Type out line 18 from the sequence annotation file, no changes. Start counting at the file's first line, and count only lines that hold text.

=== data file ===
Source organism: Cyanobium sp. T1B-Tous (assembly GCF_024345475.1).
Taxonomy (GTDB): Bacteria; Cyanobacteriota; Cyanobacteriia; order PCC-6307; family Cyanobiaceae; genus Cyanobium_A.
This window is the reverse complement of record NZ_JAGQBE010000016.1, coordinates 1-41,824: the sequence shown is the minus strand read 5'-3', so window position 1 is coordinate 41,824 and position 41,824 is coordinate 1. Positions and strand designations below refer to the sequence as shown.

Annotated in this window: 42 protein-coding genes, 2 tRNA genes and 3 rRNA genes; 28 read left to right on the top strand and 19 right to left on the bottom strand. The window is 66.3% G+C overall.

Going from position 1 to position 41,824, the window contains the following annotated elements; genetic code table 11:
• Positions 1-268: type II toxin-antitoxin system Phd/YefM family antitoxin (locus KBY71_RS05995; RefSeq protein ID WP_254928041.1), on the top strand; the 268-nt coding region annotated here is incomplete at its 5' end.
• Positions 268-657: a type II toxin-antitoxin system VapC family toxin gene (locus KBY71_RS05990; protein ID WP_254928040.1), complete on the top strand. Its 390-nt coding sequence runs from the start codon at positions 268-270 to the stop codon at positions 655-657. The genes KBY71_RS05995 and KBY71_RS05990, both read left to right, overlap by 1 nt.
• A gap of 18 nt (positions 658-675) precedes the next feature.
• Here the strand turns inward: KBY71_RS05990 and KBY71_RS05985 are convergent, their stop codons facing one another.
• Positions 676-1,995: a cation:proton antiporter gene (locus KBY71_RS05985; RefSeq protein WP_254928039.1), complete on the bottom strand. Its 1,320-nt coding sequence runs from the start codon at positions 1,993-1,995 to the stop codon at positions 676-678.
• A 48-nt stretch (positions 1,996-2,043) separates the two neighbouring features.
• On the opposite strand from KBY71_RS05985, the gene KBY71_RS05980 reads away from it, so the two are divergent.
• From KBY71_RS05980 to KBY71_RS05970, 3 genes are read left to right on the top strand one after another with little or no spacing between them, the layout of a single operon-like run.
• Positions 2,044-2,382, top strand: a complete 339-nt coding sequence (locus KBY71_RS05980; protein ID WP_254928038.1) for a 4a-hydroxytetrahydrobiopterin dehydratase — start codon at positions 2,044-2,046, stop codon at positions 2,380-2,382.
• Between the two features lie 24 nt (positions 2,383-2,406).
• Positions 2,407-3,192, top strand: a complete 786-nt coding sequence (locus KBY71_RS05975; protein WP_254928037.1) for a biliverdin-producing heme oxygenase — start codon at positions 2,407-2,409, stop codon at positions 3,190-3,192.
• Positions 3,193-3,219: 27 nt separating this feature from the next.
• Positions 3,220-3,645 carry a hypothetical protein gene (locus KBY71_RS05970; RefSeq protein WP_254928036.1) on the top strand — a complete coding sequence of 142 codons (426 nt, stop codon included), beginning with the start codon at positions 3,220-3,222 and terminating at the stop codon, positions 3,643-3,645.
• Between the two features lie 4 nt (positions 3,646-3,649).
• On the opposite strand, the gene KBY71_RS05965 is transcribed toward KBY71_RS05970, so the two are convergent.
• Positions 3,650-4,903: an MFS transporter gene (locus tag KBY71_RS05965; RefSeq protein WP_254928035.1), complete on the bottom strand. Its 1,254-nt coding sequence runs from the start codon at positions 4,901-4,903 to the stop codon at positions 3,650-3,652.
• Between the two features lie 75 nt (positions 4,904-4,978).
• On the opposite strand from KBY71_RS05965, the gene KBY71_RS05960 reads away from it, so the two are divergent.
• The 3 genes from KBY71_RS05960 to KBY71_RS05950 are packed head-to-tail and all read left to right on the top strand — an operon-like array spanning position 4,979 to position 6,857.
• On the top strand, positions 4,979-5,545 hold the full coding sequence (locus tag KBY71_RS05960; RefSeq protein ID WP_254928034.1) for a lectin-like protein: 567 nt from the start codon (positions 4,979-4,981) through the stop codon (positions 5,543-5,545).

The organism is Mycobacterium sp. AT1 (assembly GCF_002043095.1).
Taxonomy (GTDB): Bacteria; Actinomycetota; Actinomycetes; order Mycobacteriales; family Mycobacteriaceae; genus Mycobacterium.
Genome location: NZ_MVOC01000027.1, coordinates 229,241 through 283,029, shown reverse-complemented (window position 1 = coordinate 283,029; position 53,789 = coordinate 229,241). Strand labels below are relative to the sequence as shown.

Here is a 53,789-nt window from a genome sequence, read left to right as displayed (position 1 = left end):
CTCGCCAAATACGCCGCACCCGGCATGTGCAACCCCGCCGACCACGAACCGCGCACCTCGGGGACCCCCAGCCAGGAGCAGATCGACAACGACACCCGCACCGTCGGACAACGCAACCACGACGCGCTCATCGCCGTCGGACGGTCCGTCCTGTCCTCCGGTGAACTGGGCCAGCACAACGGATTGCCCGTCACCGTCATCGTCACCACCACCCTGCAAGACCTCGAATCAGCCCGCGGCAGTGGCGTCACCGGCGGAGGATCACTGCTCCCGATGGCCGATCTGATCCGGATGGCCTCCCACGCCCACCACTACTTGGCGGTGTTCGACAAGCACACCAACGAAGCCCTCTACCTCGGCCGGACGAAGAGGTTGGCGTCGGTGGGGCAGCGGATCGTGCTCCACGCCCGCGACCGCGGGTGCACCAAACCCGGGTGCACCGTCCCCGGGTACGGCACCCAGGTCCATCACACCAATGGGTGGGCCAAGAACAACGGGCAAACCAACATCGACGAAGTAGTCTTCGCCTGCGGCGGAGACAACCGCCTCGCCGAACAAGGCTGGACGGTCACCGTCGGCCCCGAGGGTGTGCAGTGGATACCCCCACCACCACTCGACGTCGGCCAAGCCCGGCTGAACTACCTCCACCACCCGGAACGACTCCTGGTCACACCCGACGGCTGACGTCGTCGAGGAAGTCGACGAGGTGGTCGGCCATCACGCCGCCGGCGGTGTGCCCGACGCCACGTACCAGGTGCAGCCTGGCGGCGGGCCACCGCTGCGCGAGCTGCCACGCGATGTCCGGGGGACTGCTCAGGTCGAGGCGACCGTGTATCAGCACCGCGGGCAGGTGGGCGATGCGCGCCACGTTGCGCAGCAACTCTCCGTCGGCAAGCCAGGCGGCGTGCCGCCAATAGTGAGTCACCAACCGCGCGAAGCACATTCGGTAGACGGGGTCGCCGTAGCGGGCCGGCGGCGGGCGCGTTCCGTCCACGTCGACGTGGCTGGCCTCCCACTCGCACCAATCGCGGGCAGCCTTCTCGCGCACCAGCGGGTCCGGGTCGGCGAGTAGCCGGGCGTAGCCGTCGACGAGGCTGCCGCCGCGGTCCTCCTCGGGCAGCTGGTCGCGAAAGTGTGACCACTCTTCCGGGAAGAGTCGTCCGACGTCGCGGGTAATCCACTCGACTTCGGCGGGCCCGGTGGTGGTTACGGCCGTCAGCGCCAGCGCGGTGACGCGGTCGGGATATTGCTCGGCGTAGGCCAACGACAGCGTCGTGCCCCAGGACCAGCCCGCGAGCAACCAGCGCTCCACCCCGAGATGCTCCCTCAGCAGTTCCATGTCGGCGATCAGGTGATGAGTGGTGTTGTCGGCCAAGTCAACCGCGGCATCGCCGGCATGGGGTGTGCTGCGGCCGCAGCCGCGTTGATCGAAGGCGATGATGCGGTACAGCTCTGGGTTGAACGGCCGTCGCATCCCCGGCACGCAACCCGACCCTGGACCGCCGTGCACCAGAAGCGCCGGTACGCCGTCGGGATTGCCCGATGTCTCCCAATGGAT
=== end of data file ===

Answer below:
• Positions 3,220-3,645 carry a hypothetical protein gene (locus KBY71_RS05970; RefSeq protein WP_254928036.1) on the top strand — a complete coding sequence of 142 codons (426 nt, stop codon included), beginning with the start codon at positions 3,220-3,222 and terminating at the stop codon, positions 3,643-3,645.